Today the Government of the People’s Republic of China destroyed six tons of elephant ivory drawing praise from conservation groups across Asia. China has now become the third major wildlife consumer country to destroy a large amount of ivory in less than year after the United States and Philippine governments destroyed six and five tons respectively.
The destruction of ivory ensures it cannot re-enter the market further fuelling demand for the highly sought-after product used for jewelry, decorations and religious artifacts, which often symbolize status and prosperity in China.
China’s State Forestry Administration (SFA) stated the destruction of the confiscated ivory demonstrates its growing will to combat the illegal wildlife trade, a promising sign as the demand for ivory in countries such as China is fuelling the mass slaughter of the world’s elephants.
According to the International Union for the Conservation of Nature’s (IUCN) African Elephant Specialist Group, in 1979 there were an estimated 1.3 million African elephants. By 2010, only 470,000 remained. The Monitoring the Illegal Killing of Elephants (MIKE) reported that more than 30,000 African elephants were poached for their ivory in 2011 and 2012. Furthermore, the preliminary analysis of large scale ivory seizures in 2013 (500kg or more) by the Elephant Trade Information System shows a 20 percent increase from 2011- 18 seizures totalling 41.6 tons. If the current increase in poaching continues, experts predict the species will not survive another 50 years.
While the conservation community commends China on destroying the ivory there is still much to be done. The six tons of ivory destroyed is a small portion of the 17 tons which China Customs reported confiscating between 2010 and 2013. Reducing demand for the illicit product remains a significant challenge. Furthermore, China is one of a few countries with a legal domestic wildlife trade market. Not only does the legal market stimulate demand but it also provides a loophole for illegally obtained ivory to enter the market, further fuelling poaching.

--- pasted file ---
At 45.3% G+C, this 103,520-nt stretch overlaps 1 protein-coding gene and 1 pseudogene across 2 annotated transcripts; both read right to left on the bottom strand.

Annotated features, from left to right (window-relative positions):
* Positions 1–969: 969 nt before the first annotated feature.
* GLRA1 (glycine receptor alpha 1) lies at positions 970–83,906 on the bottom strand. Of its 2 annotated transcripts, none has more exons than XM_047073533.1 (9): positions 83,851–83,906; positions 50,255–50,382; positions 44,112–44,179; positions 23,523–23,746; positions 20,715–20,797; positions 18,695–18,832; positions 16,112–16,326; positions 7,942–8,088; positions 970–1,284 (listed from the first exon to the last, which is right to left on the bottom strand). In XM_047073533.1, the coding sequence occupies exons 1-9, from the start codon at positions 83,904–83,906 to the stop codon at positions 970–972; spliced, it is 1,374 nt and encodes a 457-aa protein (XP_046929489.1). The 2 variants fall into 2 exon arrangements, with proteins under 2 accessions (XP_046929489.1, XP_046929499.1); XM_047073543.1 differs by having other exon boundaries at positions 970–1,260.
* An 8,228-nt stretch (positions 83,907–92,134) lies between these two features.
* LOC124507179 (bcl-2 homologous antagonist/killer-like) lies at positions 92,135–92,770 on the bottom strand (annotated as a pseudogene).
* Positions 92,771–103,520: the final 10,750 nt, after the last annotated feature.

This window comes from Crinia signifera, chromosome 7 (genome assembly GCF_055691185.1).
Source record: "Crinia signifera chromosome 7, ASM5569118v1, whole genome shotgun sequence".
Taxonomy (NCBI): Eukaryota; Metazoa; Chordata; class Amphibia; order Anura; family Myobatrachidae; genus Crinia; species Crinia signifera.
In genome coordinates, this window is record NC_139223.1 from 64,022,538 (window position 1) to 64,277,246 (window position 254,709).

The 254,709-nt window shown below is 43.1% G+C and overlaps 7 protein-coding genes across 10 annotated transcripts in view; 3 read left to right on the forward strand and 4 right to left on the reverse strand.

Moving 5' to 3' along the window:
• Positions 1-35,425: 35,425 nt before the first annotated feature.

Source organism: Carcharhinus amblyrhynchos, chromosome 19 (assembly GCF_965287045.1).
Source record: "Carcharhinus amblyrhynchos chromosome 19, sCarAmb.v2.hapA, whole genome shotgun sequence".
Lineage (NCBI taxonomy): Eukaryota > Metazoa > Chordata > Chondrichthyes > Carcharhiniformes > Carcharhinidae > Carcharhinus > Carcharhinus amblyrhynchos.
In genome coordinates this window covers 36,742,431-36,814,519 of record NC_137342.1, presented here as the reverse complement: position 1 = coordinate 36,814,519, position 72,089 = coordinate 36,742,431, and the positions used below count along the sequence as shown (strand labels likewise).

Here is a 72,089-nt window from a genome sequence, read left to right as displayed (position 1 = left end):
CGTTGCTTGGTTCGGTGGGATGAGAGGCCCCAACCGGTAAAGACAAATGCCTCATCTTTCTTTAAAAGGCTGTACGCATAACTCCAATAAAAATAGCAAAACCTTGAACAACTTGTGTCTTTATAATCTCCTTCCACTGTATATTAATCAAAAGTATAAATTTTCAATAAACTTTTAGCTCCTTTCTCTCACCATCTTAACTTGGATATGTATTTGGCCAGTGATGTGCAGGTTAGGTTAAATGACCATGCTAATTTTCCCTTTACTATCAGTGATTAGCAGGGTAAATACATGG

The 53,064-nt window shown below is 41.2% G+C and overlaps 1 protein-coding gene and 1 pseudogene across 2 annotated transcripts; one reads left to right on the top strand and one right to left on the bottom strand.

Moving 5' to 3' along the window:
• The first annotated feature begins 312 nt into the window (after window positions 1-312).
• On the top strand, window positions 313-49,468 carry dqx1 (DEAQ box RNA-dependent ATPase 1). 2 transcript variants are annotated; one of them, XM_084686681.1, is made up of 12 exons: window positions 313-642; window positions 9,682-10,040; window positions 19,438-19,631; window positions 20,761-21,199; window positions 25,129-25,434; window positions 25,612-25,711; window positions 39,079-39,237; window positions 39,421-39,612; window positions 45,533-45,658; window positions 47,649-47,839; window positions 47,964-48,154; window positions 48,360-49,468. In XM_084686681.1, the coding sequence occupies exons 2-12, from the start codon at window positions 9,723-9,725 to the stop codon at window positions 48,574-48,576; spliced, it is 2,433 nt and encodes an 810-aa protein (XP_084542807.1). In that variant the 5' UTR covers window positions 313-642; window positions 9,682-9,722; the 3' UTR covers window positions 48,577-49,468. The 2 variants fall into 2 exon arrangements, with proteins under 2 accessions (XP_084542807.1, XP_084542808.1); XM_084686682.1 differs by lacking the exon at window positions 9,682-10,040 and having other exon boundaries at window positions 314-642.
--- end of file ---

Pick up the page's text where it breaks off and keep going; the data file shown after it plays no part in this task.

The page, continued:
With relatively low penalties, lucrative poaching attracts organized crime and terrorist groups that use the money to fund other illegal activities which threaten regional security. It also endangers the lives of those protecting Asia’s and Africa’s rich biodiversity.
“Freeland applauds the Chinese Government for the appropriate disposal of a portion of their elephant ivory stockpile and encourages other parties of CITES to do the same. This not only sends a strong message to wildlife traffickers that the Chinese Government is taking action against the illegal ivory trade, but is also a milestone that consolidates the achievements of China Customs and enforcement agencies to combat wildlife trafficking,” said Liu Ning, Chief Operating Officer of Freeland.
Freeland works together with partners in China and in the 10 Association of Southeast Asian Nations Wildlife Enforcement Network (ASEAN-WEN) countries to reduce consumer demand for wildlife products, strengthen law enforcement capacity to combat wildlife trafficking, and build and enhance regional networks. Coordinated efforts by ASEAN-WEN have contributed to an eleven-fold increase in law enforcement actions by member countries over the last eight years – but far more work is needed.
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Note to the editor:
Freeland is a frontline movement vowing to end wildlife trafficking and human slavery. Through offices in Asia, Africa and the Americas, Freeland raises awareness, builds capacity, strengthens networks and promotes good governance to protect critical ecosystems and vulnerable people. Freeland is the lead implementing partner of Asia’s Regional Response to Endangered Species Trafficking (ARREST), a program sponsored by the United States Government in partnership with ASEAN and over 50 governmental and non-governmental organizations.